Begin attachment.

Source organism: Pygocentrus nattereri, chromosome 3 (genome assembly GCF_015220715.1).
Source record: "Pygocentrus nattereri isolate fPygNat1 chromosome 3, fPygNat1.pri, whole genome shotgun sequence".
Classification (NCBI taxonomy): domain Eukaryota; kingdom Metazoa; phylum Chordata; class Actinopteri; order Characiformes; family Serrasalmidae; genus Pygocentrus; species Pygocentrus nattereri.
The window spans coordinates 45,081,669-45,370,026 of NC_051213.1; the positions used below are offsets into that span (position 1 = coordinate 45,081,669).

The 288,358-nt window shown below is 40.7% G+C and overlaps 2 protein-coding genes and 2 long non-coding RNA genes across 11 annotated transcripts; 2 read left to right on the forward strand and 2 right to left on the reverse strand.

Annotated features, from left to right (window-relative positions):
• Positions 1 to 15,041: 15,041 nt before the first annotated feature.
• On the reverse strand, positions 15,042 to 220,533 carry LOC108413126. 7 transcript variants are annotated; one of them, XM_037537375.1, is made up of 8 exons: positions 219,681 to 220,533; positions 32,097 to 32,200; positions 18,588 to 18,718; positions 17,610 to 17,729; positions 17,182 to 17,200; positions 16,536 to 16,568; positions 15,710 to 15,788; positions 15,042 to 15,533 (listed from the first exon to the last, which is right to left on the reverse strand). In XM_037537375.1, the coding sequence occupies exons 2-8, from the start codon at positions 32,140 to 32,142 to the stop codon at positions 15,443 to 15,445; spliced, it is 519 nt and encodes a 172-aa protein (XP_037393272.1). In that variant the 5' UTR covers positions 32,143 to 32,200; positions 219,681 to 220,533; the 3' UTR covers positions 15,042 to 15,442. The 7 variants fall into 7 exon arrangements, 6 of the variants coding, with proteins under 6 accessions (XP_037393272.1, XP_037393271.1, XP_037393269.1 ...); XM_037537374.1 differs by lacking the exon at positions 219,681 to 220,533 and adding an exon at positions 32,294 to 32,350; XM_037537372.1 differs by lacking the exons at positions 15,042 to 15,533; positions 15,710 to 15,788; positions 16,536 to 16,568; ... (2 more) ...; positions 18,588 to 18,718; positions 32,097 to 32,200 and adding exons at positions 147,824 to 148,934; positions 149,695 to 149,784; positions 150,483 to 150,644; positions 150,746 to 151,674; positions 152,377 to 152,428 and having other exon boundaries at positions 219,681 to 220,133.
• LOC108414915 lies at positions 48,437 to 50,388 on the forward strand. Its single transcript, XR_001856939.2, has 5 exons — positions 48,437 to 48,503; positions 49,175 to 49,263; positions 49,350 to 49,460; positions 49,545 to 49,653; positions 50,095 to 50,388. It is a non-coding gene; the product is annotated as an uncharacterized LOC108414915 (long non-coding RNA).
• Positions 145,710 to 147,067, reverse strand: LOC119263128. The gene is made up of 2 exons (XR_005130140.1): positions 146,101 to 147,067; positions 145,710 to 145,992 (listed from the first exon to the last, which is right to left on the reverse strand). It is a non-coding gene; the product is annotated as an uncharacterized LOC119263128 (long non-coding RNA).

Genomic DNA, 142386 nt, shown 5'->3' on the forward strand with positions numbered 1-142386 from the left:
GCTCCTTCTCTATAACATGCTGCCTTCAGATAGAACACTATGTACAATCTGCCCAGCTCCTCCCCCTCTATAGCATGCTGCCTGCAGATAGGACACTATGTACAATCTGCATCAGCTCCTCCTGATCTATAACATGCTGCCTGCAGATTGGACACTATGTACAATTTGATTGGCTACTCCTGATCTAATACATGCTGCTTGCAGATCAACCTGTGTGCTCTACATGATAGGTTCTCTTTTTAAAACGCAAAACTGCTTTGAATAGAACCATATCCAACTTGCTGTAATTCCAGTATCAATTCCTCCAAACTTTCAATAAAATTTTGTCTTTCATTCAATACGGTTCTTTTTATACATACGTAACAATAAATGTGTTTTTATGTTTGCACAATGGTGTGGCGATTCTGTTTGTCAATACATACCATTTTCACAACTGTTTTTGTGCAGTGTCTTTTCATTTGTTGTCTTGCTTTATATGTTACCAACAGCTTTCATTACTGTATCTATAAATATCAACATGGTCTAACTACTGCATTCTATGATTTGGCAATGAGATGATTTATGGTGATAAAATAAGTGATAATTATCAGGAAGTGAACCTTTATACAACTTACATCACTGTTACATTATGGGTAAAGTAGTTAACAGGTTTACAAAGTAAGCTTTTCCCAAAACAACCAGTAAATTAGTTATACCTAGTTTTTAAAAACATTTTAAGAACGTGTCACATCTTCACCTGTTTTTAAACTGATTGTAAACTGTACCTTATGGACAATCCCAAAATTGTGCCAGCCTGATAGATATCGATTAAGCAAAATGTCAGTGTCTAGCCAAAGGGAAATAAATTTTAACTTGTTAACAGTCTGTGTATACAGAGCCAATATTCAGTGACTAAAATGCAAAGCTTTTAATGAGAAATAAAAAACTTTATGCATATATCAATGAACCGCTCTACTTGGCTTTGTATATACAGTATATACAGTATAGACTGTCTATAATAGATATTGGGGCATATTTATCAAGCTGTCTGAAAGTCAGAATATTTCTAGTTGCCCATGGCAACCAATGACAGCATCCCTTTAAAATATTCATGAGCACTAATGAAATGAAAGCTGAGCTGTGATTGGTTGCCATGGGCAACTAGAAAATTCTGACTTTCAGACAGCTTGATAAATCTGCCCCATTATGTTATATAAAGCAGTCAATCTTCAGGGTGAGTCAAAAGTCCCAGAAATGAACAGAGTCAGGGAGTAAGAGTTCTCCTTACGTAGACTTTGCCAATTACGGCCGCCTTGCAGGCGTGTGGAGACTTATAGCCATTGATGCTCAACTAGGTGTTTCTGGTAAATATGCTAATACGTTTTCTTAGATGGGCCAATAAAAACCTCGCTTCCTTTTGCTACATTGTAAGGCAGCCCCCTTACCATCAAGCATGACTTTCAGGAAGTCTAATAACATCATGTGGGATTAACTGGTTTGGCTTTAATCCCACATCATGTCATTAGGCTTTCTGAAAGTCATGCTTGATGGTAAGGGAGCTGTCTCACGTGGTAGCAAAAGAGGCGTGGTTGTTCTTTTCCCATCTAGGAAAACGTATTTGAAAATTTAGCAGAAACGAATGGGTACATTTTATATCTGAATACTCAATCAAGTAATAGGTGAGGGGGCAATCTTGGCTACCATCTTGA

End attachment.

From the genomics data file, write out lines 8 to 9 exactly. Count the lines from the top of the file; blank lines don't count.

• On the reverse strand, positions 15,042 to 220,533 carry LOC108413126. 7 transcript variants are annotated; one of them, XM_037537375.1, is made up of 8 exons: positions 219,681 to 220,533; positions 32,097 to 32,200; positions 18,588 to 18,718; positions 17,610 to 17,729; positions 17,182 to 17,200; positions 16,536 to 16,568; positions 15,710 to 15,788; positions 15,042 to 15,533 (listed from the first exon to the last, which is right to left on the reverse strand). In XM_037537375.1, the coding sequence occupies exons 2-8, from the start codon at positions 32,140 to 32,142 to the stop codon at positions 15,443 to 15,445; spliced, it is 519 nt and encodes a 172-aa protein (XP_037393272.1). In that variant the 5' UTR covers positions 32,143 to 32,200; positions 219,681 to 220,533; the 3' UTR covers positions 15,042 to 15,442. The 7 variants fall into 7 exon arrangements, 6 of the variants coding, with proteins under 6 accessions (XP_037393272.1, XP_037393271.1, XP_037393269.1 ...); XM_037537374.1 differs by lacking the exon at positions 219,681 to 220,533 and adding an exon at positions 32,294 to 32,350; XM_037537372.1 differs by lacking the exons at positions 15,042 to 15,533; positions 15,710 to 15,788; positions 16,536 to 16,568; ... (2 more) ...; positions 18,588 to 18,718; positions 32,097 to 32,200 and adding exons at positions 147,824 to 148,934; positions 149,695 to 149,784; positions 150,483 to 150,644; positions 150,746 to 151,674; positions 152,377 to 152,428 and having other exon boundaries at positions 219,681 to 220,133.
• LOC108414915 lies at positions 48,437 to 50,388 on the forward strand. Its single transcript, XR_001856939.2, has 5 exons — positions 48,437 to 48,503; positions 49,175 to 49,263; positions 49,350 to 49,460; positions 49,545 to 49,653; positions 50,095 to 50,388. It is a non-coding gene; the product is annotated as an uncharacterized LOC108414915 (long non-coding RNA).